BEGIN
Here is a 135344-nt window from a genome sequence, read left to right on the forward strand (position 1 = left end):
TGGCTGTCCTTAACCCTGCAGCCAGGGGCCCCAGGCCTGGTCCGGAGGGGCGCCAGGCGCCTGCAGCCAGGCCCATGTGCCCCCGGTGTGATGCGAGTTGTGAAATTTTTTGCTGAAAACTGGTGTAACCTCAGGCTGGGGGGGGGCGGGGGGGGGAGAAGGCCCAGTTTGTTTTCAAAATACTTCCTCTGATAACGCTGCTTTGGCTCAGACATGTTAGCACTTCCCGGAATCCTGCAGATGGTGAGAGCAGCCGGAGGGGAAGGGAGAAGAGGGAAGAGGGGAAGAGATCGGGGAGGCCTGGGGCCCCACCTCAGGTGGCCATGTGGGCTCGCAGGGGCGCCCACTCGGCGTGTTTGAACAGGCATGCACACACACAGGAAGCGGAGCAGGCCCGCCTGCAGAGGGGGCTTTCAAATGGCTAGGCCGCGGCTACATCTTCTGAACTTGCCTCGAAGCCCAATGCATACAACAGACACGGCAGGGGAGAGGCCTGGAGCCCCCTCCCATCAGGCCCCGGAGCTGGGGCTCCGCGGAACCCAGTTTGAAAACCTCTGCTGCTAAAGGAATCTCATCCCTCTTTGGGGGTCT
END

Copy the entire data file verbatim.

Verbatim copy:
Here is a 135344-nt window from a genome sequence, read left to right on the forward strand (position 1 = left end):
TGGCTGTCCTTAACCCTGCAGCCAGGGGCCCCAGGCCTGGTCCGGAGGGGCGCCAGGCGCCTGCAGCCAGGCCCATGTGCCCCCGGTGTGATGCGAGTTGTGAAATTTTTTGCTGAAAACTGGTGTAACCTCAGGCTGGGGGGGGGCGGGGGGGGGAGAAGGCCCAGTTTGTTTTCAAAATACTTCCTCTGATAACGCTGCTTTGGCTCAGACATGTTAGCACTTCCCGGAATCCTGCAGATGGTGAGAGCAGCCGGAGGGGAAGGGAGAAGAGGGAAGAGGGGAAGAGATCGGGGAGGCCTGGGGCCCCACCTCAGGTGGCCATGTGGGCTCGCAGGGGCGCCCACTCGGCGTGTTTGAACAGGCATGCACACACACAGGAAGCGGAGCAGGCCCGCCTGCAGAGGGGGCTTTCAAATGGCTAGGCCGCGGCTACATCTTCTGAACTTGCCTCGAAGCCCAATGCATACAACAGACACGGCAGGGGAGAGGCCTGGAGCCCCCTCCCATCAGGCCCCGGAGCTGGGGCTCCGCGGAACCCAGTTTGAAAACCTCTGCTGCTAAAGGAATCTCATCCCTCTTTGGGGGTCT